Prostate cancer charity publishes nurse career framework

A new professional framework for specialist prostate cancer nurses has been published, to try and attract and retain more nurses in the specialism.

The professional development framework for specialist prostate cancer nurses, published this month by Prostate Cancer UK, sets out the knowledge and training required for nurses to join and progress through the field.

The document was developed by prostate cancer nurses, researchers and men with lived experience of the condition and was authored by nursing workforce expert, Professor Alison Leary.

It comes as Prostate Cancer UK has warned that the future of specialist prostate cancer nursing is becoming unstable, due to an ageing workforce.

A study commissioned in 2014 by the charity found that 49% of nurses working within urology were due to leave or retire in the next 10 years.

This has prompted fresh calls for decision makers to plan how they will recruit and retain the next generation of nurses for prostate cancer care.

“We know from evidence that trained clinical nurse specialists are critical to ensuring a man navigates prostate cancer well”

Chiara de Biase

According to the National Institute for Health and Care Excellence (NICE) Prostate Cancer Quality Standard, all people with prostate cancer should be able to have discussions with a named nurse specialist, as they are the key point of contact for patients.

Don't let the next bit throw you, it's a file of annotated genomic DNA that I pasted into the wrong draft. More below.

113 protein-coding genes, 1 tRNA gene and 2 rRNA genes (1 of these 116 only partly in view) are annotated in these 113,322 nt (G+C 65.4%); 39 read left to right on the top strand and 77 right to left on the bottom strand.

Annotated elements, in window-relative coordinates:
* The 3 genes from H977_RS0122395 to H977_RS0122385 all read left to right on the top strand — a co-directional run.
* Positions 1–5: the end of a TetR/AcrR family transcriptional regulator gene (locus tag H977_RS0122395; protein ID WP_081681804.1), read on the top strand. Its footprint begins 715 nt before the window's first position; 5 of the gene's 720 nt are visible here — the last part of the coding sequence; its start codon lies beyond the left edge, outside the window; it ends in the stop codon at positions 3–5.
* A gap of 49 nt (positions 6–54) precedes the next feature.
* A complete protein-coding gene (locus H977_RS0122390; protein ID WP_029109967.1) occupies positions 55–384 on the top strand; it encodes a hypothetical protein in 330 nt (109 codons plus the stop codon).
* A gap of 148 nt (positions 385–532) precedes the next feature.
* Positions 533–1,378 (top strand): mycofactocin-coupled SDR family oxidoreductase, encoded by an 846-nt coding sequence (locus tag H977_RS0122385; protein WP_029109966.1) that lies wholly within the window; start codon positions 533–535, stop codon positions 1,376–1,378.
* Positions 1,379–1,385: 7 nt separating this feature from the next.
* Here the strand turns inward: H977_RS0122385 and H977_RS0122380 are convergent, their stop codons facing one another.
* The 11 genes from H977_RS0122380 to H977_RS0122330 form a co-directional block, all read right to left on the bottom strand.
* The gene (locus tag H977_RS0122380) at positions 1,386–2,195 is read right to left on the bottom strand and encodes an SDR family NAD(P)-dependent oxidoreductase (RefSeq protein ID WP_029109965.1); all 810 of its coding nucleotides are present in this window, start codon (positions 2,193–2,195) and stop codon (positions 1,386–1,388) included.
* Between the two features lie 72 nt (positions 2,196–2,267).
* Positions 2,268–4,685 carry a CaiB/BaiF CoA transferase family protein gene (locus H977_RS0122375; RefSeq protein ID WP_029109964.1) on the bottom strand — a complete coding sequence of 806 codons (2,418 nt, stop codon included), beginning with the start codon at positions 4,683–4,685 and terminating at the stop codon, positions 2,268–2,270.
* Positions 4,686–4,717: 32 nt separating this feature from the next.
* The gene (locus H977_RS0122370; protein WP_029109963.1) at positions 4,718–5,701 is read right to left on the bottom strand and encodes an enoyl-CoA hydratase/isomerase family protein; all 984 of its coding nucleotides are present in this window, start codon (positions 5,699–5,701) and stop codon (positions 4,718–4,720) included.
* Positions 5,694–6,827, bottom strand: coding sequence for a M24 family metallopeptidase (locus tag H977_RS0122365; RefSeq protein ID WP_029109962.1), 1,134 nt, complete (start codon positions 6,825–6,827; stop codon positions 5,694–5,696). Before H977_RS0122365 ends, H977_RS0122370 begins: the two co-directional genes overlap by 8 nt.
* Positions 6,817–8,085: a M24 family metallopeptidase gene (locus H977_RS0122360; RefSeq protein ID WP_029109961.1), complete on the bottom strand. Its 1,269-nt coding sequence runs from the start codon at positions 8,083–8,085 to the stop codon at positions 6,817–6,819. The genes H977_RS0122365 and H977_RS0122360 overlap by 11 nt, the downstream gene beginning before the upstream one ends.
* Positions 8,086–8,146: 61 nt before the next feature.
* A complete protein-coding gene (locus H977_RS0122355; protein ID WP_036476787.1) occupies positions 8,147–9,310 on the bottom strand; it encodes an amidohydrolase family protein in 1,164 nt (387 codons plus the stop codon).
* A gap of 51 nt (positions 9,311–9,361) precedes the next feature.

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The institute said that specialist prostate cancer nurses give patients information about treatment options and support them to make decisions about their care.

This can be particularly important immediately after diagnosis or when difficult choices about treatment need to be made.

However, Prostate Cancer UK has this month warned that, while the number of men diagnosed with prostate cancer is rising, the number of specialist prostate cancer nurses is declining.

The charity wants every person with prostate cancer to have access to a named clinical nurse specialist, which means more nurses need to be attracted into the specialism.

The new framework maps careers from support worker all the way to clinical nurse specialist and advanced nurse practitioner.

It includes information such as the training a nurse will need for specific job roles, making a case for promotion, how to speak with managers and other priorities and goals for career progression.

It can also be used by line managers, employers and policymakers to understand in more detail the number of nurses required to meet the needs of the prostate cancer population and how they can be best supported.

Chiara de Biase, director of support and influencing at Prostate Cancer UK, said that establishing an agreed framework for the professional requirements of prostate cancer nursing would “help to make the career path for junior nurses more transparent and accessible while reducing variation in services across regions”.

She added: “We know from evidence that trained clinical nurse specialists are critical to ensuring a man navigates prostate cancer well.

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“The clinical expertise, and the practical and emotional support they provide, is essential to him.

“Alarmingly, the specialist nurse workforce is declining in the UK – particularly in prostate cancer care and urology.

“We urgently need to create more opportunities to enter the nursing profession, and a clear roadmap with which nurses can develop specialisms and progress their careers.”

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